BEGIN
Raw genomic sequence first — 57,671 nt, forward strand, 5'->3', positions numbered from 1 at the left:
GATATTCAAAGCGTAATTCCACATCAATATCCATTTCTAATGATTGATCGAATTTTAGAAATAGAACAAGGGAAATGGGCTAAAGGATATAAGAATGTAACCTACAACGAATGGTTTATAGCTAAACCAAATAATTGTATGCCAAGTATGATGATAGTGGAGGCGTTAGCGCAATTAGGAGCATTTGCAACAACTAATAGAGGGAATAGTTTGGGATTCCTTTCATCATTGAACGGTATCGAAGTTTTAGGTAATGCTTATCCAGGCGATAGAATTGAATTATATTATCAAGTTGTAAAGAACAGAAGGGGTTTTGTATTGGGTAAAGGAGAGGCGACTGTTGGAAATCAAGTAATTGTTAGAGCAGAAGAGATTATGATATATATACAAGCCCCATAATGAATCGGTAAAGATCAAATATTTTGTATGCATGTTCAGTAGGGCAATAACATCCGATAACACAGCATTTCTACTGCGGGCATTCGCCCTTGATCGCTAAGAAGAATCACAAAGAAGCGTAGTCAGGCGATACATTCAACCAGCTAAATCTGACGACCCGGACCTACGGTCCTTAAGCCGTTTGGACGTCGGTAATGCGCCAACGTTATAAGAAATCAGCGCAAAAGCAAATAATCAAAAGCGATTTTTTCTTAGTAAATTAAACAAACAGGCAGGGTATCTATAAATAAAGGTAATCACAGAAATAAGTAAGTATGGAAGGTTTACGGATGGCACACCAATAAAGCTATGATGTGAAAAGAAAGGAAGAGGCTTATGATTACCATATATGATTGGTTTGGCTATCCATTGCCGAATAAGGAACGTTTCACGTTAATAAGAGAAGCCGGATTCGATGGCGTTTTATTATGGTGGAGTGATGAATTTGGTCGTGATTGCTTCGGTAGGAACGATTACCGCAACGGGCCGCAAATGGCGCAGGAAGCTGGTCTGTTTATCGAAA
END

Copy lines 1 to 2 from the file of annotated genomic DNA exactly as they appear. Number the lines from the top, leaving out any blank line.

Raw genomic sequence first — 57,671 nt, forward strand, 5'->3', positions numbered from 1 at the left:
GATATTCAAAGCGTAATTCCACATCAATATCCATTTCTAATGATTGATCGAATTTTAGAAATAGAACAAGGGAAATGGGCTAAAGGATATAAGAATGTAACCTACAACGAATGGTTTATAGCTAAACCAAATAATTGTATGCCAAGTATGATGATAGTGGAGGCGTTAGCGCAATTAGGAGCATTTGCAACAACTAATAGAGGGAATAGTTTGGGATTCCTTTCATCATTGAACGGTATCGAAGTTTTAGGTAATGCTTATCCAGGCGATAGAATTGAATTATATTATCAAGTTGTAAAGAACAGAAGGGGTTTTGTATTGGGTAAAGGAGAGGCGACTGTTGGAAATCAAGTAATTGTTAGAGCAGAAGAGATTATGATATATATACAAGCCCCATAATGAATCGGTAAAGATCAAATATTTTGTATGCATGTTCAGTAGGGCAATAACATCCGATAACACAGCATTTCTACTGCGGGCATTCGCCCTTGATCGCTAAGAAGAATCACAAAGAAGCGTAGTCAGGCGATACATTCAACCAGCTAAATCTGACGACCCGGACCTACGGTCCTTAAGCCGTTTGGACGTCGGTAATGCGCCAACGTTATAAGAAATCAGCGCAAAAGCAAATAATCAAAAGCGATTTTTTCTTAGTAAATTAAACAAACAGGCAGGGTATCTATAAATAAAGGTAATCACAGAAATAAGTAAGTATGGAAGGTTTACGGATGGCACACCAATAAAGCTATGATGTGAAAAGAAAGGAAGAGGCTTATGATTACCATATATGATTGGTTTGGCTATCCATTGCCGAATAAGGAACGTTTCACGTTAATAAGAGAAGCCGGATTCGATGGCGTTTTATTATGGTGGAGTGATGAATTTGGTCGTGATTGCTTCGGTAGGAACGATTACCGCAACGGGCCGCAAATGGCGCAGGAAGCTGGTCTGTTTATCGAAA